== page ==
Here in the United States we have diluted the true intentions and principles and purposes of the martial arts for our sporting pleasure or for some self-esteem prompt. In the meantime, we have not told the truth about what is being taught to the person learning. It is not self-defense for combat, at least not in a street-applicable situation or life-or-death situation; consequently, the level of arrogance and disrespect seen in the UFC and boxing and other sporting venues gets carried into the life of the student via over-confidence, ignorance and, sometimes, foolishness.
If my experiences have taught me anything about real fighting, it is one shouldn’t be cocky. It’s as Abraham Lincoln said: “What kills the skunk is the publicity it gives itself.” And, if you want to empower your enemies, talk a lot of crap and let them see what you can do. They’ll measure you up; then, they’ll whip you into the dirt.
The problem with martial arts schools today is that many of the instructors don’t have street fighting experience. They don’t know what real combat is. Maybe they did well in an amateur kickboxing or MMA (mixed martial arts) sporting venue, but they’ve never stepped away from the rules and referees. They don’t know what it’s like to fight with no rules and no one there to enforce those . . . . Well, there are no rules.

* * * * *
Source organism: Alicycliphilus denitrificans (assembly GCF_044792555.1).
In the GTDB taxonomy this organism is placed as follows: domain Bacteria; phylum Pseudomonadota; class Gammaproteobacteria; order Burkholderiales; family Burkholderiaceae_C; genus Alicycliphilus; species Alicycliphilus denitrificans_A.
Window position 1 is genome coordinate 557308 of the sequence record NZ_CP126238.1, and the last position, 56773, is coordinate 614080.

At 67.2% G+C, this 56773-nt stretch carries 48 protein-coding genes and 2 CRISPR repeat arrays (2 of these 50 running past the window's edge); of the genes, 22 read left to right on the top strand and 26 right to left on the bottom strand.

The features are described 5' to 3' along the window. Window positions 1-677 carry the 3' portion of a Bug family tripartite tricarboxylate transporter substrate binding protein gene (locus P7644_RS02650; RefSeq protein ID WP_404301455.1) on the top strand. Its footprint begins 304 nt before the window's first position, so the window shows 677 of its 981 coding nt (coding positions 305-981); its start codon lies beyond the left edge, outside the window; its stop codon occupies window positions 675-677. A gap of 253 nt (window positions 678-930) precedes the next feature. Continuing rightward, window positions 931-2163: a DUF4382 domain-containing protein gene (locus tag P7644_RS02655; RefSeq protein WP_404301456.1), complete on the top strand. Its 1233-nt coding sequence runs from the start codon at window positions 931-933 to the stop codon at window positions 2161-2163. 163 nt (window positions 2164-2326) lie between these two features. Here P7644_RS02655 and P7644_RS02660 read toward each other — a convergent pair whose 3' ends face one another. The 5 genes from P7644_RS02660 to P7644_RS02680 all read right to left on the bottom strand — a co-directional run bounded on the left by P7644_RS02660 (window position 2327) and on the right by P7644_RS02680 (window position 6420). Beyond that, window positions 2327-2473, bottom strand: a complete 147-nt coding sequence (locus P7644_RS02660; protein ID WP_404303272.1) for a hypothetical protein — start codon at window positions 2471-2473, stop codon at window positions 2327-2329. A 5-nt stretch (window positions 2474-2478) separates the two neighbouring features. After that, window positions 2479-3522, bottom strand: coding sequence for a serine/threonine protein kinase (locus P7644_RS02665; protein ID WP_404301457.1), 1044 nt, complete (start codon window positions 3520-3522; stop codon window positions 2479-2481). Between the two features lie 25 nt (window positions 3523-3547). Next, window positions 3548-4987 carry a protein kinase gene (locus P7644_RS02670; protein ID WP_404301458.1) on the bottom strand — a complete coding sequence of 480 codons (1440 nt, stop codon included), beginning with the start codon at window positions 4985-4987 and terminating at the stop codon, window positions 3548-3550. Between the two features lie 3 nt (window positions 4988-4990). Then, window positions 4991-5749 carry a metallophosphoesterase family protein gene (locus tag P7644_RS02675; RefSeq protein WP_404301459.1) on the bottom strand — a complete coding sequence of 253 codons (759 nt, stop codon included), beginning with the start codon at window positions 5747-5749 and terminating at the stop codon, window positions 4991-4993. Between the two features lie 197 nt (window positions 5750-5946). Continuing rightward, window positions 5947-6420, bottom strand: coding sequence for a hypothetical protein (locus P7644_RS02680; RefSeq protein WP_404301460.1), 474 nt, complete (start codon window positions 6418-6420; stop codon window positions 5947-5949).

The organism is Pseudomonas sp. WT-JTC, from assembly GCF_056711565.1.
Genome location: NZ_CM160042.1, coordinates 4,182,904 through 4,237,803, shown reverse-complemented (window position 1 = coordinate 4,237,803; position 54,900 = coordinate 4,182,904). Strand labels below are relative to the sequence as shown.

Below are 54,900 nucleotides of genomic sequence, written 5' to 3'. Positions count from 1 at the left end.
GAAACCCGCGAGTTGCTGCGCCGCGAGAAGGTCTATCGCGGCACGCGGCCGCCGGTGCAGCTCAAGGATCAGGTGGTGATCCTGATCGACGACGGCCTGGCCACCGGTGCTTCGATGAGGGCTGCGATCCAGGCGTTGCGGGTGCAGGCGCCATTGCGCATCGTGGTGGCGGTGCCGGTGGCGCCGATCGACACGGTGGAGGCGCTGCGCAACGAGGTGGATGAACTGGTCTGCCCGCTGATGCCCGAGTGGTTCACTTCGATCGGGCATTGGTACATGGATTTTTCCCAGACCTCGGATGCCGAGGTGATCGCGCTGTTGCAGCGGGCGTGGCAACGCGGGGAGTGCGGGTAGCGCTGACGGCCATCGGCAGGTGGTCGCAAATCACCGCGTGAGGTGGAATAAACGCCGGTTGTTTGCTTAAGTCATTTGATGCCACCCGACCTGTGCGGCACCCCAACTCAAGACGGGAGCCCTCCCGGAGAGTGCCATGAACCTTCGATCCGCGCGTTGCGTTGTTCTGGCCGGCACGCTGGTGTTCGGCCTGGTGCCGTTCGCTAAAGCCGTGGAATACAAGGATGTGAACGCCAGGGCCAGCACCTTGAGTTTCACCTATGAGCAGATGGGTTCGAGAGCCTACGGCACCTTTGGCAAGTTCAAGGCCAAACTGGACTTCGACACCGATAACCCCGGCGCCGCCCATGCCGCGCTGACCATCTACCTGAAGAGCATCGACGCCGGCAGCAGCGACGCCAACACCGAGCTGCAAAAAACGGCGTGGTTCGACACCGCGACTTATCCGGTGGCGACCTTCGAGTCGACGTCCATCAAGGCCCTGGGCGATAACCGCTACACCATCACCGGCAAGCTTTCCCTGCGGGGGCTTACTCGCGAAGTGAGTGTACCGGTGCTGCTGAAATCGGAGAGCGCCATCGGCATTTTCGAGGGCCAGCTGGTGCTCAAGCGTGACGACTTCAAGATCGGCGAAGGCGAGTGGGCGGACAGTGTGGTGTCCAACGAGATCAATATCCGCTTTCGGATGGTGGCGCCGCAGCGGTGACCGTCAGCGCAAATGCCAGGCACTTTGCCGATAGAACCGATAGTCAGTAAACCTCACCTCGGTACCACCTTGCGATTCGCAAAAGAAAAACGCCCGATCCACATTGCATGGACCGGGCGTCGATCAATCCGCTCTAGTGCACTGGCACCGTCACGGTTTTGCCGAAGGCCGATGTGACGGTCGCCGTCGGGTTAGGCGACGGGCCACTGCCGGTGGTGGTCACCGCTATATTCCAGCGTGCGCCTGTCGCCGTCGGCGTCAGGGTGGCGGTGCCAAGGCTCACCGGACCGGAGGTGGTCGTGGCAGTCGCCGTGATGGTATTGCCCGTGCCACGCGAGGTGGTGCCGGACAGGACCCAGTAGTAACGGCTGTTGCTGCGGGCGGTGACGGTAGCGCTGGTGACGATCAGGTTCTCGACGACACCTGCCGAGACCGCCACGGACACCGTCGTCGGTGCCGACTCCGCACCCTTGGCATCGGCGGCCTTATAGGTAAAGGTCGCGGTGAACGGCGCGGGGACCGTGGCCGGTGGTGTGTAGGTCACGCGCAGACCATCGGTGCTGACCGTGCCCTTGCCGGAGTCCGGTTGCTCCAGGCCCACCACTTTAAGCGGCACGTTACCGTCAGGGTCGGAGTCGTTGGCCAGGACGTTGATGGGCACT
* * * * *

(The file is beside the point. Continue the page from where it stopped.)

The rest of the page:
Instead, many instructors today teach principles of street fighting, like theories; consequently, they cannot correct improper behavior in their students for the cultivation of behavior for such events. (And, this goes beyond building physical body. As all of us who’ve aged and matured know: The body gets old and we lose ability to behave the way we did when we were teenagers.) It reminds me of something one of my previous instructors taught me: “A master of kung-fu knows how to avoid conflict, not just end it when its forced upon his life.” How are they to teach these students to avoid something they are unfamiliar and cannot understand or recognize?
It’s time the martial arts industry got back to reality. The consequences of self-delusions are too great.